When it came to porting Detroit: Become Human from PlayStation 4 to the PC, our teams faced many technical and technological challenges. In particular, the management of the 3D engine, which is based on the Vulkan API, developed by the Khronos Group consortium. A unique experience that our in-house specialists were keen to share, through an impressive document written in collaboration with AMD.    

Ronan, can you tell us where the idea of passing on the knowledge acquired on this PC port came from?   


We started working on the Detroit PC port a few weeks after the game was released on PS4. The process took about 18 months, and throughout the development, Lou Kramer, an engineer from AMD, gave us lots of good ideas for optimizing performance. Her ideas were always very relevant, we sent her our versions every step of the way. Following this collaboration, she offered to work on a presentation for a public event we were supposed to attend together last May in Cambridge, but the global pandemic obviously put an end to this idea. So we finally opted for a written format; we divided the initial document into a three-part series, because it’s quite substantial – it was about twenty pages.  

Apart from you, who else got involved in this adventure? 


On the AMD side, we have Lou Kramer; and on the Quantic Dream side, we have Nicolas Vizerie and Jonathan Siret, who are senior developers from the 3D Engine team. Nicolas has been with us for quite a few years now, he’s a very talented programmer. For Detroit, he worked on very technical subjects, such as anti-aliasing and denoising. Jonathan joined the team last year, and he brought a valuable expertise to this port, especially for the memory management. For your information, this PC port has implicated people from my team all the way until March-April 2020, for patches. In total, work on the 3D engine took an average of 5 developers, for 18 months.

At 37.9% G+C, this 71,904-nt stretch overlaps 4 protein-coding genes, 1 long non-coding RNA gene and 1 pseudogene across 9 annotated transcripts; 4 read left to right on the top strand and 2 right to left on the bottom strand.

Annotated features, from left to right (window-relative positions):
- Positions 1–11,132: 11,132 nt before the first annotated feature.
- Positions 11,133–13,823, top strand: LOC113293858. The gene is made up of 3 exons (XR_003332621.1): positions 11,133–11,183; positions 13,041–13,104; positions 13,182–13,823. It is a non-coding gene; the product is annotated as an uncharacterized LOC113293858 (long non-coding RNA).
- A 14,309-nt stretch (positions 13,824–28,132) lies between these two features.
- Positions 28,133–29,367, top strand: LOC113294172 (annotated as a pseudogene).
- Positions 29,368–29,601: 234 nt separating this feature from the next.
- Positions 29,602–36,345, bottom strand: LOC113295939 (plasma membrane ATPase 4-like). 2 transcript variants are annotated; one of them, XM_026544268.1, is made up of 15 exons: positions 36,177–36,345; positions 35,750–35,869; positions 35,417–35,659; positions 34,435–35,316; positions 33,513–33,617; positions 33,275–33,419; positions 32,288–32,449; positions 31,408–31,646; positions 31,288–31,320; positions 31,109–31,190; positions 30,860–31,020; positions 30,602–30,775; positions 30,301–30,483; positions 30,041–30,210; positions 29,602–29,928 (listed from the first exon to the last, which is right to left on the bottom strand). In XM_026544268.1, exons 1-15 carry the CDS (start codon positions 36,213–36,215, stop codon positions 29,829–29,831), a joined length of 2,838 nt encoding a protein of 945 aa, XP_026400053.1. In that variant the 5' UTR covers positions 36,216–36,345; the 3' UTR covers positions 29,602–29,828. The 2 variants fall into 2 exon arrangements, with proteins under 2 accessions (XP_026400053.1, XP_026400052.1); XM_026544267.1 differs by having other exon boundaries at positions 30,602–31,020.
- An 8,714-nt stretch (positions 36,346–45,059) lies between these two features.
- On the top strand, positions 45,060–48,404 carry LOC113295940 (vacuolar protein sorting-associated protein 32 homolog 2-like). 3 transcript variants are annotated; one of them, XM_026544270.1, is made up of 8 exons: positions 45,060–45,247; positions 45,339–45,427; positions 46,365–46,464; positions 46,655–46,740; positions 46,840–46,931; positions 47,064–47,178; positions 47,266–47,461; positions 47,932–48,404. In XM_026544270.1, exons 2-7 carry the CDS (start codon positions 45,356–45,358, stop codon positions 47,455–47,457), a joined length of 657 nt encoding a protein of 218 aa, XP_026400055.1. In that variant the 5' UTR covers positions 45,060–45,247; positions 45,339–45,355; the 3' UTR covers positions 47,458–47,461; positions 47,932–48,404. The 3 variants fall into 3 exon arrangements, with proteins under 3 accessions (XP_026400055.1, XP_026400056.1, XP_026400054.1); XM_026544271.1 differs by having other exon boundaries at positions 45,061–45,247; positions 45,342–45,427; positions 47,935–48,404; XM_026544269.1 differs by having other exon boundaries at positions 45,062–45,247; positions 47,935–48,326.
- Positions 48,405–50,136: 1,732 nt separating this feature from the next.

With this series, who did you want to address? 


It’s mainly aimed at graphic programmers, computer science specialists; if you’re interested in Vulkan, there’s a lot of information about memory management, shaders, performance optimization… This is a great series for students and junior programmers who want to specialize in 3D, and who are already working on Vulkan, but also for experienced developers from other studios. It’s really about sharing our experience, with a pedagogical scope [from a teaching angle].   

Thank you Ronan and congratulations again to the whole team for the work accomplished on the Detroit: Become Human PC port! If you want to discover every technical aspect of the 3D engine used for the game, check out the three-part series: